Nope! Social media is for everyone! Big businesses, small businesses, start-ups, nonprofits and even personalities can benefit from social media. Local businesses should especially care about it. When utilized correctly, it’s a great way to reach the community and increase brand awareness.

     10. I’m working so hard to grow X platform, but my followers and/or engagement is decreasing - why?

It could be a number of things. You could be posting at inopportune times, you could be posting irrelevant copy, or you could come off as fake and boring. The best thing to do is test your content. Trial and error is a necessary process of building your social media following.

3 Ways Businesses Should Spring Clean Their Online Presence

When the sun starts shining a little more often and the flowers begin to bloom, many of us get into “spring cleaning” mode around our homes.

We get rid of any junk, we make necessary updates and we just sort of “polish” things from top to bottom.

Well, I’m here to tell you that, for small business owners, this springtime clean sweep shouldn’t only happen at home. It should also happen in your business.

And even if you work from home, or if your office is completely neat and tidy, chances are, there are some elements of your online presence that could use a little freshening up.

To be honest, things change so often online that we really should be looking to make necessary updates on a quarterly basis. But either way, doing a thorough spring cleaning to your online presence is a great place to start!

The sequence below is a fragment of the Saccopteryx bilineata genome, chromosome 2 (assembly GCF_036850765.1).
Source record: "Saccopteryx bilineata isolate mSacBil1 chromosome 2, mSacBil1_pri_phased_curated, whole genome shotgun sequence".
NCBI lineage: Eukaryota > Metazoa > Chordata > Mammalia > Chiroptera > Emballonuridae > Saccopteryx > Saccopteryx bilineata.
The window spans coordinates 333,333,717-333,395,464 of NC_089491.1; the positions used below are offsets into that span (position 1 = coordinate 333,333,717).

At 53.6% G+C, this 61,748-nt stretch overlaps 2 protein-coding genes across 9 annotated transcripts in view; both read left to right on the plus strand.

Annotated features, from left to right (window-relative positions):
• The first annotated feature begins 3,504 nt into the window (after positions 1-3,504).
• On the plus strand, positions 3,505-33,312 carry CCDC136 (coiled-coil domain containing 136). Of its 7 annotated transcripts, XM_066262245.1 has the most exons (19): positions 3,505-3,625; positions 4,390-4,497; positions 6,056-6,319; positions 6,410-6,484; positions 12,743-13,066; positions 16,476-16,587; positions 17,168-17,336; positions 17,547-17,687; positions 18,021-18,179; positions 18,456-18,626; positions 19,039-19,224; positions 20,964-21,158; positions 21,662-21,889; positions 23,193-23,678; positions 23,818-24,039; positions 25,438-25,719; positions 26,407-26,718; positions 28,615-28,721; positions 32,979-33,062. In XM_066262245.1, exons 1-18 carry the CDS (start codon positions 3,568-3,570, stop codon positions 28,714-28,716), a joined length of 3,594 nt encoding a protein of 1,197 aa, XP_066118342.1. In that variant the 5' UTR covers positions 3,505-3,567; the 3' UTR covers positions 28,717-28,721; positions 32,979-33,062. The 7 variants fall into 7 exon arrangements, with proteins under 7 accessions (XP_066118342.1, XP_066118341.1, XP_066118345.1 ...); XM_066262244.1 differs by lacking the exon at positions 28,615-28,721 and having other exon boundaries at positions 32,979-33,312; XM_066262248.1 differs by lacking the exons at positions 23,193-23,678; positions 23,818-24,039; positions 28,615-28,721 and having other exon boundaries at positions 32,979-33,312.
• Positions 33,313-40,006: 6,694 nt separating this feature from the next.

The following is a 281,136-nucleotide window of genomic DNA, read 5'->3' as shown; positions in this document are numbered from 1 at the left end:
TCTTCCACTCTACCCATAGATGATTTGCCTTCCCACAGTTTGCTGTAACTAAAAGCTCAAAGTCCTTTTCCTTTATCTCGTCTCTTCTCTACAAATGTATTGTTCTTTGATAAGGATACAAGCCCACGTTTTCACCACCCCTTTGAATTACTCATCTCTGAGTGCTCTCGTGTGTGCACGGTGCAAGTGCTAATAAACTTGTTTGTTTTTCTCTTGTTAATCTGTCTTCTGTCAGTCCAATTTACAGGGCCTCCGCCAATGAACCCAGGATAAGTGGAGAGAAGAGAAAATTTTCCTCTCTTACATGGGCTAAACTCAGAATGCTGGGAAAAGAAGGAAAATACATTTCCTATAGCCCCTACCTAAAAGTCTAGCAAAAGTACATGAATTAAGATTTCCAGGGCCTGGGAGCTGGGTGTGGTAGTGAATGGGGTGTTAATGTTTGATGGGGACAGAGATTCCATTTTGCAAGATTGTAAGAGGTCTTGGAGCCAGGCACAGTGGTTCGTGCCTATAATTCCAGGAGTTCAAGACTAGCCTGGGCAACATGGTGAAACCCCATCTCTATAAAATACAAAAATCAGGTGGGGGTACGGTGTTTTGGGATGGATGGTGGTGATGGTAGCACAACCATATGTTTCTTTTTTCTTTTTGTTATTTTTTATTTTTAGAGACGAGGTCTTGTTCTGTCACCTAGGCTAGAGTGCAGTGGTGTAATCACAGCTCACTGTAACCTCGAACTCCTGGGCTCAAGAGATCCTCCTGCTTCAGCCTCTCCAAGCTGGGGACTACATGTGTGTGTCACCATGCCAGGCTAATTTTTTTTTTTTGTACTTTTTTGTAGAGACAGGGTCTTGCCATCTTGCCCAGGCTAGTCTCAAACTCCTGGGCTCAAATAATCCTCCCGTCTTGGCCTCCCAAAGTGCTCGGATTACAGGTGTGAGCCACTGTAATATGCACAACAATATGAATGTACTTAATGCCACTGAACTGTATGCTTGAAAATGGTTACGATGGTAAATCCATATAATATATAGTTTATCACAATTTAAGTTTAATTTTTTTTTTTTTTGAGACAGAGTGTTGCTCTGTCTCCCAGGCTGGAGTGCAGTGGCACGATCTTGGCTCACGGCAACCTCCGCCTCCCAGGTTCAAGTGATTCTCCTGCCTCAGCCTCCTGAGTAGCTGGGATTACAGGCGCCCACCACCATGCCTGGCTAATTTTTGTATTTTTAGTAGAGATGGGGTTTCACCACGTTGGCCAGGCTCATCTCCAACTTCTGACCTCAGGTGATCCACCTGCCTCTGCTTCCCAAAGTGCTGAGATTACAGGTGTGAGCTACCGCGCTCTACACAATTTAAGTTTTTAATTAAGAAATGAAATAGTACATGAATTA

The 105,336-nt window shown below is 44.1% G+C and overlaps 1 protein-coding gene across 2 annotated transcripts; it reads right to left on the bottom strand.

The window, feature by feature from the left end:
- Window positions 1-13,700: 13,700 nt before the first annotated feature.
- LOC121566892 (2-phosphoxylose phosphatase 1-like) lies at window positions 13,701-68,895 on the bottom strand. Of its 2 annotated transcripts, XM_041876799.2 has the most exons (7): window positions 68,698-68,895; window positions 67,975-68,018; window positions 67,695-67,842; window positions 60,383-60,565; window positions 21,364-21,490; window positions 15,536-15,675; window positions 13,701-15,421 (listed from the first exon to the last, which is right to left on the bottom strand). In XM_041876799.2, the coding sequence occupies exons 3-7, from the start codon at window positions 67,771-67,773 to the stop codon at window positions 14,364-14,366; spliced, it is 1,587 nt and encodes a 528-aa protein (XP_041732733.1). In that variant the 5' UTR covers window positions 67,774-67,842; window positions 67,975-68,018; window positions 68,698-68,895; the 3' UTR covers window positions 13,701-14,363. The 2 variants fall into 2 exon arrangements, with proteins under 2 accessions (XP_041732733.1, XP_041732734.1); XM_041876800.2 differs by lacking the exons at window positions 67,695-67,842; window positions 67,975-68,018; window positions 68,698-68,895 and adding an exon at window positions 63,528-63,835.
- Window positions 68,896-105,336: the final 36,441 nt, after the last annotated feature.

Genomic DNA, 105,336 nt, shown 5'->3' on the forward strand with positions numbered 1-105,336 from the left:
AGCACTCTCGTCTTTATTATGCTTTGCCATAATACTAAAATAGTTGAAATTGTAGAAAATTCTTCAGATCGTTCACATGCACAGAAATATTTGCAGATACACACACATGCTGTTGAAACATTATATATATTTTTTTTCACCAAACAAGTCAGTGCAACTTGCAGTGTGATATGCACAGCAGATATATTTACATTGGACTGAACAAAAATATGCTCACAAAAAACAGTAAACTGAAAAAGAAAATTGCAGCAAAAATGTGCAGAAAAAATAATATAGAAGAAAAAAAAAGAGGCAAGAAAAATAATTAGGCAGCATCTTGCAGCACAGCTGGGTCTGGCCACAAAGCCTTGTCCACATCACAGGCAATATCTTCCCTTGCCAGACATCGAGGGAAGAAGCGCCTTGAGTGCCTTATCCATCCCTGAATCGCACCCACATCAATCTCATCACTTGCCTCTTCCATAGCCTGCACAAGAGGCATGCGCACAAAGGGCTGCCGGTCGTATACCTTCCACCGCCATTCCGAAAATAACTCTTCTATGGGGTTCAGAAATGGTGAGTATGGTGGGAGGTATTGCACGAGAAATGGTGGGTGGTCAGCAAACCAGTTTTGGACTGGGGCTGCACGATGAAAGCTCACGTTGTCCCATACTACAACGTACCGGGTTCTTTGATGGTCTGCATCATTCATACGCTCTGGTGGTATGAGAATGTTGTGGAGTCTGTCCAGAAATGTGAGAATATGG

Here are 3 ways small businesses should spring clean their online presence in 2017:

Dust off the “welcome mat.”

I like to think of your “online welcome mat” as the the first step someone takes before walking through your front door (literally if you’re a local business -- if you’re an online business, it’s what they do before reaching out or engaging with your offers).

Essentially, it’s how people know how to contact you.

Of course, you should have this information on your site, and all of that should be accurate. But you should also make sure the information on your Google listing, your Facebook, your Instagram and other social media is thorough, seamless, consistent and up to date.

Surprisingly, I see tons of businesses with old addresses and phone numbers listed. I’ve even tried to contact a business before using the phone number listed on their site. only to discover that they don’t allow incoming calls! Seriously!?

Take some time to go through each page of your website and scour your social presence for information that needs updating.

Make sure you don’t miss anything by downloading my Online Presence Spring Cleaning Checklist, available here in my resource library.

Clean up the details and refresh the “decor."

Here we’re talking about all elements that make your business look clean, professional and captivating online.